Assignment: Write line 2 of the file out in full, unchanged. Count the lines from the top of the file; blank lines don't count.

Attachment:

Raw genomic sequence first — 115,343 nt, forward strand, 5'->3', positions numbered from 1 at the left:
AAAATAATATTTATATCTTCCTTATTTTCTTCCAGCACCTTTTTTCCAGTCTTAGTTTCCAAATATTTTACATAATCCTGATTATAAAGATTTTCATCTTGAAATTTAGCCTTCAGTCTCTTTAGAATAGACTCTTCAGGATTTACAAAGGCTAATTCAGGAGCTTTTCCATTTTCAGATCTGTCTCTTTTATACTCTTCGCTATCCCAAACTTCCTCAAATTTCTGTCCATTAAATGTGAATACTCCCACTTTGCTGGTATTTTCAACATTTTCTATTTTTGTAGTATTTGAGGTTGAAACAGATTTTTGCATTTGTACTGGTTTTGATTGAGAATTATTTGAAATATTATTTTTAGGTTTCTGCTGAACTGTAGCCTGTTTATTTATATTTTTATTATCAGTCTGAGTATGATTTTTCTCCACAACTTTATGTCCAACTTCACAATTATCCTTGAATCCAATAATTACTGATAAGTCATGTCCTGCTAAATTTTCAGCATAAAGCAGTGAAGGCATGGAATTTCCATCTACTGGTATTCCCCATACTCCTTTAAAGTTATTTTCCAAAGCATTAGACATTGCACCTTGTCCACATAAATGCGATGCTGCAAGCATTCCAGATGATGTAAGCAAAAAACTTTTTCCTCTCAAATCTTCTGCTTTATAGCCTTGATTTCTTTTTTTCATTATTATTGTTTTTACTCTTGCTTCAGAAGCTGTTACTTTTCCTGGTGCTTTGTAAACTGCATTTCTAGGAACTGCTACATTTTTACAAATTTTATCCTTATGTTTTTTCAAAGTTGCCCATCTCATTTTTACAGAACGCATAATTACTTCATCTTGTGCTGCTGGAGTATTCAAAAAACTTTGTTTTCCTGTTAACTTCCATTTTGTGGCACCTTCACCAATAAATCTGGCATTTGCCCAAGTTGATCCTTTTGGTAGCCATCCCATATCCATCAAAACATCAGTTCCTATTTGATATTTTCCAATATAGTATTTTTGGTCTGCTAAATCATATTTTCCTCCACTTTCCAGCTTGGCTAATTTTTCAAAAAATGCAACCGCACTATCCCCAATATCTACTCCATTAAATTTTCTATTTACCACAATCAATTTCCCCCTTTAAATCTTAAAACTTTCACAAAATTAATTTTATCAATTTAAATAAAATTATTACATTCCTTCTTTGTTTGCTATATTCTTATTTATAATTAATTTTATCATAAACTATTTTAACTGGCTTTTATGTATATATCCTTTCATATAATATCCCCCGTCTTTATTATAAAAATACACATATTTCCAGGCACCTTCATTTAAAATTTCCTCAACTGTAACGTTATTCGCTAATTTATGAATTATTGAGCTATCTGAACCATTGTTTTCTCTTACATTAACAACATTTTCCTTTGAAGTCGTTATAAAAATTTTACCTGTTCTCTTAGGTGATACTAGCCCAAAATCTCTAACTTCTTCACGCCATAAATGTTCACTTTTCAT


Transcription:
AAAATAATATTTATATCTTCCTTATTTTCTTCCAGCACCTTTTTTCCAGTCTTAGTTTCCAAATATTTTACATAATCCTGATTATAAAGATTTTCATCTTGAAATTTAGCCTTCAGTCTCTTTAGAATAGACTCTTCAGGATTTACAAAGGCTAATTCAGGAGCTTTTCCATTTTCAGATCTGTCTCTTTTATACTCTTCGCTATCCCAAACTTCCTCAAATTTCTGTCCATTAAATGTGAATACTCCCACTTTGCTGGTATTTTCAACATTTTCTATTTTTGTAGTATTTGAGGTTGAAACAGATTTTTGCATTTGTACTGGTTTTGATTGAGAATTATTTGAAATATTATTTTTAGGTTTCTGCTGAACTGTAGCCTGTTTATTTATATTTTTATTATCAGTCTGAGTATGATTTTTCTCCACAACTTTATGTCCAACTTCACAATTATCCTTGAATCCAATAATTACTGATAAGTCATGTCCTGCTAAATTTTCAGCATAAAGCAGTGAAGGCATGGAATTTCCATCTACTGGTATTCCCCATACTCCTTTAAAGTTATTTTCCAAAGCATTAGACATTGCACCTTGTCCACATAAATGCGATGCTGCAAGCATTCCAGATGATGTAAGCAAAAAACTTTTTCCTCTCAAATCTTCTGCTTTATAGCCTTGATTTCTTTTTTTCATTATTATTGTTTTTACTCTTGCTTCAGAAGCTGTTACTTTTCCTGGTGCTTTGTAAACTGCATTTCTAGGAACTGCTACATTTTTACAAATTTTATCCTTATGTTTTTTCAAAGTTGCCCATCTCATTTTTACAGAACGCATAATTACTTCATCTTGTGCTGCTGGAGTATTCAAAAAACTTTGTTTTCCTGTTAACTTCCATTTTGTGGCACCTTCACCAATAAATCTGGCATTTGCCCAAGTTGATCCTTTTGGTAGCCATCCCATATCCATCAAAACATCAGTTCCTATTTGATATTTTCCAATATAGTATTTTTGGTCTGCTAAATCATATTTTCCTCCACTTTCCAGCTTGGCTAATTTTTCAAAAAATGCAACCGCACTATCCCCAATATCTACTCCATTAAATTTTCTATTTACCACAATCAATTTCCCCCTTTAAATCTTAAAACTTTCACAAAATTAATTTTATCAATTTAAATAAAATTATTACATTCCTTCTTTGTTTGCTATATTCTTATTTATAATTAATTTTATCATAAACTATTTTAACTGGCTTTTATGTATATATCCTTTCATATAATATCCCCCGTCTTTATTATAAAAATACACATATTTCCAGGCACCTTCATTTAAAATTTCCTCAACTGTAACGTTATTCGCTAATTTATGAATTATTGAGCTATCTGAACCATTGTTTTCTCTTACATTAACAACATTTTCCTTTGAAGTCGTTATAAAAATTTTACCTGTTCTCTTAGGTGATACTAGCCCAAAATCTCTAACTTCTTCACGCCATAAATGTTCACTTTTCAT